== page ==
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Wednesday, June 29, 2016

Dear Mr. Bradshaw,

My daughter will be a high school freshman in August. Each year, we hear that students who have nearly perfect grades and who have taken Advanced Placement classes are being rejected by top colleges. We want to make sure she has the right academic preparation and extra-curricular involvement to prepare her for the college selection process. What do you advise?

Signed: Parent

How best to prepare for top colleges



Dear Parent,

Excellent grades and test scores, plus strong leadership skills, are key to gaining admittance to a top college. State colleges tend to be more lenient when it comes to grades and classroom performance, but not top-tier colleges.

Harvard had 39,044 applicants last year, and accepted 2,037. More than 14,000 applicants to Harvard scored above 700 on the critical reading, math and writing portions of the old SAT, and more than 3,800 were ranked first in their respective high school classes.

Freshman statistics show 41 percent of the students admitted excelled in extracurricular interests, including music and other expressive and performing arts; 35 percent in debate, political activities and student government; 21 percent in social services, and 20 percent in writing and journalism. In addition, 57 percent said they intend to participate in recreational, intramural or intercollegiate sports.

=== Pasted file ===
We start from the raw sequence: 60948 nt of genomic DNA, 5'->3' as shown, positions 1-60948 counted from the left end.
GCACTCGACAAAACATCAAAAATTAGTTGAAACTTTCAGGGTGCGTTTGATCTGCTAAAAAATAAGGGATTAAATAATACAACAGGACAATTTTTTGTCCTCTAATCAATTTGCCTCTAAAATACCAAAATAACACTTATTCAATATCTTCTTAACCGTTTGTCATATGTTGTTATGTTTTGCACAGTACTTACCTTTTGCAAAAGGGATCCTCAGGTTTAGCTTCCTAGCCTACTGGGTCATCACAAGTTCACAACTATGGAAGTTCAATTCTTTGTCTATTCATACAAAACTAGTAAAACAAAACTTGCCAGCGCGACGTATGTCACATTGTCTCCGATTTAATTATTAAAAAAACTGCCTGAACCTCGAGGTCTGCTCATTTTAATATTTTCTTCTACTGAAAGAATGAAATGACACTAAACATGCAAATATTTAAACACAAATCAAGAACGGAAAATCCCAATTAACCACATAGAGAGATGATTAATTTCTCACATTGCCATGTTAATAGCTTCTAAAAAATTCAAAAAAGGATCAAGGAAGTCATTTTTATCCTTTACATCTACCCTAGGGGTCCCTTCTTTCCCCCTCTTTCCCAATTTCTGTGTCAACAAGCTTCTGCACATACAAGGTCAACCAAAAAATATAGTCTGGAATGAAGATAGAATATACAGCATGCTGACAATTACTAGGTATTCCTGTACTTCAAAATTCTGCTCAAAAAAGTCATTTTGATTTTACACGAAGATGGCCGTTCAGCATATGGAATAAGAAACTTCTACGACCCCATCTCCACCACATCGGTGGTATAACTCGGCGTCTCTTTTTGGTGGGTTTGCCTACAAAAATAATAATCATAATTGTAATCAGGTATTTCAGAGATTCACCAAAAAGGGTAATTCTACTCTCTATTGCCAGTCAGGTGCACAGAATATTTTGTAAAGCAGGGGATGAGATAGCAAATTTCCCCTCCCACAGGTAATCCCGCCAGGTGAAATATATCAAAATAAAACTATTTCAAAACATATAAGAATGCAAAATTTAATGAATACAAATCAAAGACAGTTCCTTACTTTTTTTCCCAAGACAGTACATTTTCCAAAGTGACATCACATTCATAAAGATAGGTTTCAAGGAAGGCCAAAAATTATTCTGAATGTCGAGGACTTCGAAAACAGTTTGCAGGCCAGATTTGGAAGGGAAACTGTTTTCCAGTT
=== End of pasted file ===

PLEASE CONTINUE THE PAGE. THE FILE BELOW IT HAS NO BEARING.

So, how do you prepare for the admissions process at top colleges in a way that will separate you from the pack?

I suggest that my clients start studying for the SAT as a freshman, because SAT scores continue to play a huge roll in admissions. In addition, you will need to take two or more SAT II Subject Tests if you plan to apply to a top-tier college. If your daughter takes the SAT in her freshman year it will establish a benchmark and a guide to her strong and weak points.

I offer a five-week SAT boot camp. The courses are taught by Harvard students who had perfect scores on the tests that they tutor. If you do hire a tutor, ask to see his or her test scores. If they haven't scored 750-800, it is unlikely they are competent to guide your daughter to reach a higher level.

Besides the SAT boot camp, I have developed a leadership skills program that will assist a student in developing the capabilities and confidence needed to succeed and impress top colleges. America's leading colleges no longer look just for students with great grades and top test scores. They look for students who make the most of opportunities and resources around them and have made meaningful impacts in the community.

When we were developing the leadership curriculum we asked ourselves what we wish we had known about developing these skills in high school. The program includes instruction in time management, public speaking, presentation preparation, writing, interviewing and listening effectively, running meetings, basic and advanced computer skills, and fundraising techniques.

I applaud your interest in getting an early start on the college selection process. Establishing an educational framework that will support your daughter's interests and eventually intrigue college admissions officers is nothing to leave to chance.

Need some educated advice? Reach out to Gerald Bradshaw one of America's top international college admission consultant: (866) 687-8129

gerald_bradshaw@post.harvard.edu

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